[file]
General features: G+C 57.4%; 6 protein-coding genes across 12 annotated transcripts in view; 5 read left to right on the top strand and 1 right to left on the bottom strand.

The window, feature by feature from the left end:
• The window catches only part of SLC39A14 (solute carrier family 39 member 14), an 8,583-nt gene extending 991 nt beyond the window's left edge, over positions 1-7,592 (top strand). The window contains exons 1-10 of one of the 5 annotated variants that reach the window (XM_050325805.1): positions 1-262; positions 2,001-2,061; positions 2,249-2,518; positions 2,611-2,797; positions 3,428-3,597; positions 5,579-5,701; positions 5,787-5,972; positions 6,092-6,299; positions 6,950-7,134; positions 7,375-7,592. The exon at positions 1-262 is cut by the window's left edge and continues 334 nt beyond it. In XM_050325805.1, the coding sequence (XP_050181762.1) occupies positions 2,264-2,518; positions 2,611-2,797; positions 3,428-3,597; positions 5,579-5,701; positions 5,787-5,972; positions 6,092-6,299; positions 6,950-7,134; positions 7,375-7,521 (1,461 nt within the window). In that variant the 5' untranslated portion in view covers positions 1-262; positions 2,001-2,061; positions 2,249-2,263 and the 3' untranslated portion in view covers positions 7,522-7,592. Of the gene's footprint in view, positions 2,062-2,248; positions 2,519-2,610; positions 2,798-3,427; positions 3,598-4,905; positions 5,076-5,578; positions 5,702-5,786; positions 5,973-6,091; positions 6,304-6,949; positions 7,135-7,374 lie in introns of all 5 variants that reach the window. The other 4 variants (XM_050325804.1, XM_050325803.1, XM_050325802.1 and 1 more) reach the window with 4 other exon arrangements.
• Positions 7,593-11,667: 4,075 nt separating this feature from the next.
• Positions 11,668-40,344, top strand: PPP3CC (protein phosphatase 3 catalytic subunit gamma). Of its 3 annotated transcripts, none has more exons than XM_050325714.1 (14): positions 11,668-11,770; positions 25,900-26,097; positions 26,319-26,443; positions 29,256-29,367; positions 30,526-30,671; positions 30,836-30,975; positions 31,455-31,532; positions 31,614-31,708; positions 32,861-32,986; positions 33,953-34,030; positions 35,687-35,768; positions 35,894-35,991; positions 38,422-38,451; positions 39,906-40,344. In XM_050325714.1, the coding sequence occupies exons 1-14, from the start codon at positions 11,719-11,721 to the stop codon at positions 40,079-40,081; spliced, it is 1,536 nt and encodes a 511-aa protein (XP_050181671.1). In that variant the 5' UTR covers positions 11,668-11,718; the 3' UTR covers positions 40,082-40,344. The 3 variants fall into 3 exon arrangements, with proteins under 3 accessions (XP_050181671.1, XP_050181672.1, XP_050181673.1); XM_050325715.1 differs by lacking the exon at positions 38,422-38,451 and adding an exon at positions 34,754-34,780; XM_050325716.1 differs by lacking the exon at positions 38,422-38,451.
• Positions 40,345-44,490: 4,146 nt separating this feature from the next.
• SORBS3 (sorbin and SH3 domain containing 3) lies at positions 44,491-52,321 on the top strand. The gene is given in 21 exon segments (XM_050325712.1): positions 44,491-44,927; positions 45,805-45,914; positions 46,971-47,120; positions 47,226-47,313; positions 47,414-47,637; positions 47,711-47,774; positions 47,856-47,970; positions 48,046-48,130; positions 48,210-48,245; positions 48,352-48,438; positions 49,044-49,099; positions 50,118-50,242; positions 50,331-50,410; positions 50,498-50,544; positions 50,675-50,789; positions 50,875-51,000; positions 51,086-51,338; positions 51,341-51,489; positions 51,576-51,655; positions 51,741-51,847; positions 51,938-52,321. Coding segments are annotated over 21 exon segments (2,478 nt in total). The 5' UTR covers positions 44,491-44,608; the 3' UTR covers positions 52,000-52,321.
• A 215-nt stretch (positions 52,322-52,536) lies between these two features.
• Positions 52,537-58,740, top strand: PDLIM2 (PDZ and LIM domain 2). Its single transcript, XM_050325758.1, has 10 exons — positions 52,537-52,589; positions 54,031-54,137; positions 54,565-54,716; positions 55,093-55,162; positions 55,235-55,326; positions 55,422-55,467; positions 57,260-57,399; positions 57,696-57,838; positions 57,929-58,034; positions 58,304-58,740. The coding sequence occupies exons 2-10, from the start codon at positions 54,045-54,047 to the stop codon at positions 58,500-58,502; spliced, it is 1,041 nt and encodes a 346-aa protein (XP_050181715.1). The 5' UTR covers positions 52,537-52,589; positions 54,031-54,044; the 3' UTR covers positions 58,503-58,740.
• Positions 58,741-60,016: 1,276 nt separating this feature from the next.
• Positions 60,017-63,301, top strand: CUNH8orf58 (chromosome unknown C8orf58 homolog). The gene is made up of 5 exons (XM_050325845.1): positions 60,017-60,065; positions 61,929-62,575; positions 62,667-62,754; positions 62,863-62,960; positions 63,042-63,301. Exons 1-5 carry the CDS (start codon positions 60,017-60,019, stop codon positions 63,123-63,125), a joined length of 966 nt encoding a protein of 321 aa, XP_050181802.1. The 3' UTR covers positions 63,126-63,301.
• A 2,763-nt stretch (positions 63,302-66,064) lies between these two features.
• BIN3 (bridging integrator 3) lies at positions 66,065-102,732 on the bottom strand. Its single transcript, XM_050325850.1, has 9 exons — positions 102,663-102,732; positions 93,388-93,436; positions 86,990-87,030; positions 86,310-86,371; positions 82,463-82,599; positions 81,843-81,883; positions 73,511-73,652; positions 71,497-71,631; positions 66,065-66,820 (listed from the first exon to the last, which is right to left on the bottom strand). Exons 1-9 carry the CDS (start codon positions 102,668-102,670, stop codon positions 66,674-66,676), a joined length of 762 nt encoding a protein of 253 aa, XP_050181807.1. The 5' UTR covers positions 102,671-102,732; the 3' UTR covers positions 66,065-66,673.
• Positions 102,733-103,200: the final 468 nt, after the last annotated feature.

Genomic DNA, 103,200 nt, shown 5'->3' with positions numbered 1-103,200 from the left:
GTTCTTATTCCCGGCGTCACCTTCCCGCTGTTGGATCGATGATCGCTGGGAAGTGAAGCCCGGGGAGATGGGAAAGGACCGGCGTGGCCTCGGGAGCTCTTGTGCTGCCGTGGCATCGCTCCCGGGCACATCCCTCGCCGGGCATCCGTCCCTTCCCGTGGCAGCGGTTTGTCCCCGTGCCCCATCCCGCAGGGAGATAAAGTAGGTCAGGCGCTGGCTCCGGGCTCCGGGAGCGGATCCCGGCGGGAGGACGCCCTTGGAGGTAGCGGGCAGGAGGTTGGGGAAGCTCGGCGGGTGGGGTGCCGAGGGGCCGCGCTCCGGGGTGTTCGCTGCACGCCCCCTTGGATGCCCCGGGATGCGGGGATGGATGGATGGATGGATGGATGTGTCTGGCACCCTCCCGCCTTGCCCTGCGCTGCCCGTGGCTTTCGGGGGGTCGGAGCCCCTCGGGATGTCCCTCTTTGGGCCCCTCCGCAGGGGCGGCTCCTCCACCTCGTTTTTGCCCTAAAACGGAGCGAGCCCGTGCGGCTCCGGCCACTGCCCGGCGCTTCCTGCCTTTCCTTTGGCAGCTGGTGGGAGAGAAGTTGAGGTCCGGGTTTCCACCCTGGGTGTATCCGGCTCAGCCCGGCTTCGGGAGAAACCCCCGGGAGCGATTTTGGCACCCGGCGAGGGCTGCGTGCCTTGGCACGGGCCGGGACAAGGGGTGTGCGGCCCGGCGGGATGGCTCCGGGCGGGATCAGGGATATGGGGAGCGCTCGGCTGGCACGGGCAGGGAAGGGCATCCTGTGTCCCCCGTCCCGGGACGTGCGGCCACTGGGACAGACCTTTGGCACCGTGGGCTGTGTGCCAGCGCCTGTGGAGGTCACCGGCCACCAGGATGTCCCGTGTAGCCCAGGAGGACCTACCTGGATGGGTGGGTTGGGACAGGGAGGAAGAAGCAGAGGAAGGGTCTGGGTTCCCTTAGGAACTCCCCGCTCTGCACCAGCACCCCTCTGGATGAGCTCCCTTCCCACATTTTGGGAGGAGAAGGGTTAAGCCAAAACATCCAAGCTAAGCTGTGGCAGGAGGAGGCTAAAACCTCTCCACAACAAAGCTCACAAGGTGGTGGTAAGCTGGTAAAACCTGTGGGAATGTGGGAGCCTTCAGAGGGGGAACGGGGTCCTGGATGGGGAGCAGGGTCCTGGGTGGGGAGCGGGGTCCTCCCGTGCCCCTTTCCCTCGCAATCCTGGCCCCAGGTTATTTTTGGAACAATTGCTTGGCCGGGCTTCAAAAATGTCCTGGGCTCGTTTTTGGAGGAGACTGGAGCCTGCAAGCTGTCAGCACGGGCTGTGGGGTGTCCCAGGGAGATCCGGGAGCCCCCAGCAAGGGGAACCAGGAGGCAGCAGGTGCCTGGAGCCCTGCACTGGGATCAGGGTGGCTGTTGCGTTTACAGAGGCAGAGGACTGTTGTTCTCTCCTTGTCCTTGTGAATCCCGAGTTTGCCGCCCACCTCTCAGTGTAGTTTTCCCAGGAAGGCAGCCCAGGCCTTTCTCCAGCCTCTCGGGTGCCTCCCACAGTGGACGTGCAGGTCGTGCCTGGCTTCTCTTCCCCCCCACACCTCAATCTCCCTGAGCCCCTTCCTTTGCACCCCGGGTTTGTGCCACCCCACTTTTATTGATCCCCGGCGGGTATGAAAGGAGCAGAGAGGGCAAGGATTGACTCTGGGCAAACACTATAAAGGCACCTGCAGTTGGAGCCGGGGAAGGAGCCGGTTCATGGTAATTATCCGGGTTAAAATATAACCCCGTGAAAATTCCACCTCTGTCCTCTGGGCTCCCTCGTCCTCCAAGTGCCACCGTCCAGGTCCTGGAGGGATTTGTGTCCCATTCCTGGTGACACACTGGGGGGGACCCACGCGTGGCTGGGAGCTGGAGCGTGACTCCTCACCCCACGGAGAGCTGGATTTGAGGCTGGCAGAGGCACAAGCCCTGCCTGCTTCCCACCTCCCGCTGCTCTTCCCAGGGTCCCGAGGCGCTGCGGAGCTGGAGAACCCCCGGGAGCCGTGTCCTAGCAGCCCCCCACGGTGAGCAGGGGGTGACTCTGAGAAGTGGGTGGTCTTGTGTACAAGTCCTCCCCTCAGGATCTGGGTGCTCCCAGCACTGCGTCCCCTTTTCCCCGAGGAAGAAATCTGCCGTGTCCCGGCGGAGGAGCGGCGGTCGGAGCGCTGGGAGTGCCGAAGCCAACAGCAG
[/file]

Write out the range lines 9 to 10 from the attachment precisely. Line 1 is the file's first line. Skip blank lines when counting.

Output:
• Positions 52,537-58,740, top strand: PDLIM2 (PDZ and LIM domain 2). Its single transcript, XM_050325758.1, has 10 exons — positions 52,537-52,589; positions 54,031-54,137; positions 54,565-54,716; positions 55,093-55,162; positions 55,235-55,326; positions 55,422-55,467; positions 57,260-57,399; positions 57,696-57,838; positions 57,929-58,034; positions 58,304-58,740. The coding sequence occupies exons 2-10, from the start codon at positions 54,045-54,047 to the stop codon at positions 58,500-58,502; spliced, it is 1,041 nt and encodes a 346-aa protein (XP_050181715.1). The 5' UTR covers positions 52,537-52,589; positions 54,031-54,044; the 3' UTR covers positions 58,503-58,740.
• Positions 58,741-60,016: 1,276 nt separating this feature from the next.